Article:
|Hard Drive Platter and Arm|
The solution: FAT64 or exFAT. exFAT is Microsoft's solution to large flash drives, USB sticks and the like. It works well with Mac
and Windows. But Linux is another story. Fortunately, there are some things you can do to help compatibility with exFAT and Linux. The only downside is that it's read-only :( Hey, you can't have everything. This post will show you how to get exFAT working with Linux - even if it is read-only.
First, download the exfat tar from http://code.google.com/p/exfat/downloads/detail?name=fuse-exfat-0.9.5.tar.gz&can=2&q=.
Next, extract the files from the tar by issuing the following command in the terminal: tar -xvzf fuse-exfat-0.9.5.tar.gz
Before you go any further you are also going to need fuse development libraries. To install these (in Ubuntu 11.04) issue the following command in the terminal: sudo apt-get install libfuse-dev
When libfuse-dev installs, cd into the exfat directory by issuing the following command in the terminal: cd exfat-read-only
Now type the following command in the terminal to compile: scons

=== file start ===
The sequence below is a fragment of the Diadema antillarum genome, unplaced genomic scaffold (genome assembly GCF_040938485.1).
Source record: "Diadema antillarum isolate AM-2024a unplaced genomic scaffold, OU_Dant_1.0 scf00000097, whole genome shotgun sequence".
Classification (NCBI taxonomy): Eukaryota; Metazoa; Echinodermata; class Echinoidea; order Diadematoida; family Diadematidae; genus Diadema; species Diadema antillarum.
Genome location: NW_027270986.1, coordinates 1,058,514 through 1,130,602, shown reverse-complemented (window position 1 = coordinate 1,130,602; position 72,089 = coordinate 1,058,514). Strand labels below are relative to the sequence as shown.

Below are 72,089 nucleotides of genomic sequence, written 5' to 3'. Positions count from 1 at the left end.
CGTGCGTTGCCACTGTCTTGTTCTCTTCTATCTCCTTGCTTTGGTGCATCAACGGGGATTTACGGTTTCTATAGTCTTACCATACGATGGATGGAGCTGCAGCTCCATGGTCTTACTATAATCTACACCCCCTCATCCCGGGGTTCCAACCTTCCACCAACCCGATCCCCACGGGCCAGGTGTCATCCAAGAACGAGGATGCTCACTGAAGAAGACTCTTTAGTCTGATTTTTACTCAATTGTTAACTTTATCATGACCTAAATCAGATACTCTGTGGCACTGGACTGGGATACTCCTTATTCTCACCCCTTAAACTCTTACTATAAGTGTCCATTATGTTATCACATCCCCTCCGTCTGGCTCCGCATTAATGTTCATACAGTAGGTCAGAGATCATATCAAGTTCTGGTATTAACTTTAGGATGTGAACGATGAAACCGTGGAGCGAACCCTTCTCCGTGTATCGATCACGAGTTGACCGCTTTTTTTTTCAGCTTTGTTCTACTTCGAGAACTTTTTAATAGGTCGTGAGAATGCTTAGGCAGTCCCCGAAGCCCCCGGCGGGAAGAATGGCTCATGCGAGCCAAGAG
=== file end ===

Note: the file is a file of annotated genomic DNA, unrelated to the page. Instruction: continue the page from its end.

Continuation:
Once compiled, install exfat by issuing the following command in the terminal: sudo scons install
Before you plug in your external ExFat drive, check the existing partitions by typing the following in the terminal: cat /proc/partitions
Now plug in your external exFat drive and check the partitions again using the same command. The new partition listed will be your external drive. Mine is sdb1. Remember that partition id. We will use it to mount the exFat drive.
Before we mount the exFat drive, a directory must exist to mount it to. I put my directory in /media and I call it exFat. To create this directory, type mkdir /media/exFat
Now you are ready to mount your external exFat drive. To do this type sudo mount -t exfat /dev/sdb1 /media/exFat where sdb1 is the id of your external exFat drive partition.
Your exFat external drive should now be mounted and readable.